Disorganization causes stress that can hinder your ability to be productive. It is said that one of the secrets to being happier and healthier while you labor is to clear your desk and work area of all paper, objects and clutter, allowing you to focus on your priorities. Health care experts warn that the mere sight of clutter is a constant reminder of “a million things to do and no time to do them,” which can cause tension and fatigue.
A moderately disorganized businesswoman loses about one hour per day due to disorder. By getting organized and learning how to optimize your busy schedule, you will be able to manage your time better and encounter less stress. By removing the clutter on your desk, in your desk, and within your office surroundings, you’re increasing your ability to focus because you’re not worried about what’s in the piles or what you haven’t finished yet.
When I first meet with a new business client, one of the things I typically ask is whether or not they keep a schedule. I am surprised at how many “NO” responses I get. With all the pressures we have in our professional lives, it’s impossible to keep track of everything if we don’t have something to track them with. Tracking your schedule on an electronic device is good as it’s easy to have handy, but don’t feel pressured to use one if you are more comfortable with a traditional paper calendar.
One thing I like to suggest is to look at your day in a different way. Instead of thinking about your day as one big chunk of time, you should be breaking your day down into smaller, more management units. Say looking at your day by the hour. This allows you to be more aware of your actions during the day and presents less wasted time. You should look at your schedule every day and at the beginning of each week. This will remind you of what is coming up and help you plan ahead in the event a “surprise” project pops up.
Are you someone that often forgets to reply to telephone calls or emails in a timely manner? On a daily basis, most of us need to remember an average of 50-75 individual things. What most people don’t realize is if we get these issues down on paper, or in our electronic devices, it frees up our brain to thing about other things that are more important. Or, it just helps us to concentrate better during the day. Having a “To Do” list can help track things and take the burden off yourself to remember everything. Your list can be as simple or as complex as you want and can be electronic or on paper.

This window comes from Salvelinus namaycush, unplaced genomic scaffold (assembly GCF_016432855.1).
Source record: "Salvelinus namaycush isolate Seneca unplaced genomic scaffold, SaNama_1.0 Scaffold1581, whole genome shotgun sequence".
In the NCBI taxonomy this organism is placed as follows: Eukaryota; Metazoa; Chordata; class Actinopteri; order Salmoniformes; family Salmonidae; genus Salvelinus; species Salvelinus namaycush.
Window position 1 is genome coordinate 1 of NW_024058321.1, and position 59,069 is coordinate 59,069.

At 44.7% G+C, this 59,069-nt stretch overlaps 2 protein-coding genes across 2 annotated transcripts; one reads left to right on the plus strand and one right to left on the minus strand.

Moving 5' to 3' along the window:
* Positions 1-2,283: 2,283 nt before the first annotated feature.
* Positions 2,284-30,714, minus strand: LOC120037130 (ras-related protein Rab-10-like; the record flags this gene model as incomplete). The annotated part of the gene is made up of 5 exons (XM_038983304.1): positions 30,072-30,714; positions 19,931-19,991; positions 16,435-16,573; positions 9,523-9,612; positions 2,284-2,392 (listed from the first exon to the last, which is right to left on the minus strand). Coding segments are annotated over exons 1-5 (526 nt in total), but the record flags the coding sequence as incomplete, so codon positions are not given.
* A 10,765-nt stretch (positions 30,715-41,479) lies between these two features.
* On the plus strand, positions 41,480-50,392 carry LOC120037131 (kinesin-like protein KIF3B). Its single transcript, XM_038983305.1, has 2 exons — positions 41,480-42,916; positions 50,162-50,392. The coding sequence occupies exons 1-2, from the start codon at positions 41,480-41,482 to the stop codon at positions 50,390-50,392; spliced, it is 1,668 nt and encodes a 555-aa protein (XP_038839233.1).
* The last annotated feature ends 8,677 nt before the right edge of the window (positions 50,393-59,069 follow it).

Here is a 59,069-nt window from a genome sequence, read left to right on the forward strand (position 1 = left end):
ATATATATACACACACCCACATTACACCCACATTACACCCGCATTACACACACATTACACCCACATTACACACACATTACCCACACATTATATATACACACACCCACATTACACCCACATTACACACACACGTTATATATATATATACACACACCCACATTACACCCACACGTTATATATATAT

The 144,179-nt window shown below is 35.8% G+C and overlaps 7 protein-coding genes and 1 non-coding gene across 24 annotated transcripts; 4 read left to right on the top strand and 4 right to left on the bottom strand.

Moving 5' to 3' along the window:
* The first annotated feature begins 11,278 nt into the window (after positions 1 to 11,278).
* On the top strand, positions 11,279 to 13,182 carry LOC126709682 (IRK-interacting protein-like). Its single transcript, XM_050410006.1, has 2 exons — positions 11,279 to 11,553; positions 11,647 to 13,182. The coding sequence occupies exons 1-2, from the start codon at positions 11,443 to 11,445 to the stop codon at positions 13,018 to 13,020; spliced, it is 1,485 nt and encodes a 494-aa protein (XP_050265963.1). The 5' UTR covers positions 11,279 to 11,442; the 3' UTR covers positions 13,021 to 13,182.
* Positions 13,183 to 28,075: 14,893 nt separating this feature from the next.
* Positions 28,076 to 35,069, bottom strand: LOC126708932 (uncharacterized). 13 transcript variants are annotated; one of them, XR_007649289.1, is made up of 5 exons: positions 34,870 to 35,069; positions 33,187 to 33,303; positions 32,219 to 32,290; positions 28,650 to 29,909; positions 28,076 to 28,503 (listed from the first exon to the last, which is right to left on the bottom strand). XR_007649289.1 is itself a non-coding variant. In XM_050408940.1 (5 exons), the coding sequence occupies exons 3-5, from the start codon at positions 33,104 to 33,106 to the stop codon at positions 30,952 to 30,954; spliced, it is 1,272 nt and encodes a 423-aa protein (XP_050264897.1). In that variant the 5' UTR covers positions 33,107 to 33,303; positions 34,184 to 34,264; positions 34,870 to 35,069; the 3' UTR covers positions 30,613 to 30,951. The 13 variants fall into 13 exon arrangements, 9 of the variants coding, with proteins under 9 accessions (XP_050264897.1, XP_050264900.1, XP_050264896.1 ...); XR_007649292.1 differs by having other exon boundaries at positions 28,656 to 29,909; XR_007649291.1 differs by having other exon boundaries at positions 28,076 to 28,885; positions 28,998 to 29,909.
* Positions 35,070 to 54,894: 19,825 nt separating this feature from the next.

When we start work each day, you should know what your top three priorities are for that day and plan the rest of your day accordingly.
I find many entrepreneurs complaining about lost time due to interruptions from family, the telephone, or email. The best way to get around this is to set up specific timeframes where you can address these issues. Check and answer email and telephone calls during certain times of the day. Turn off the bells and whistles on your computer and electronic devices so you are not tempted to check them.
My last piece of advice is to learn to say “No”. You do not have to take on every project or volunteer for everything that you are asked to do. There is such a thing as being over committed. So, I’m giving you permission to not take on as many things as you have in the past, you will be healthier for it!
Carleen Eve Fischer Hoffman is the Owner and Founder of The Clutter Doctor, Inc., an organizing business located in East Longmeadow, Massachusetts. Ms. Hoffman provides personalized and innovative solutions for her clients. She helps them gain control and balance through her three-step approach: Examine, Diagnose, Prescribe. Ms. Hoffman is a local authority on the subject and has been featured in several radio shows, newspaper and magazine articles, and television interviews.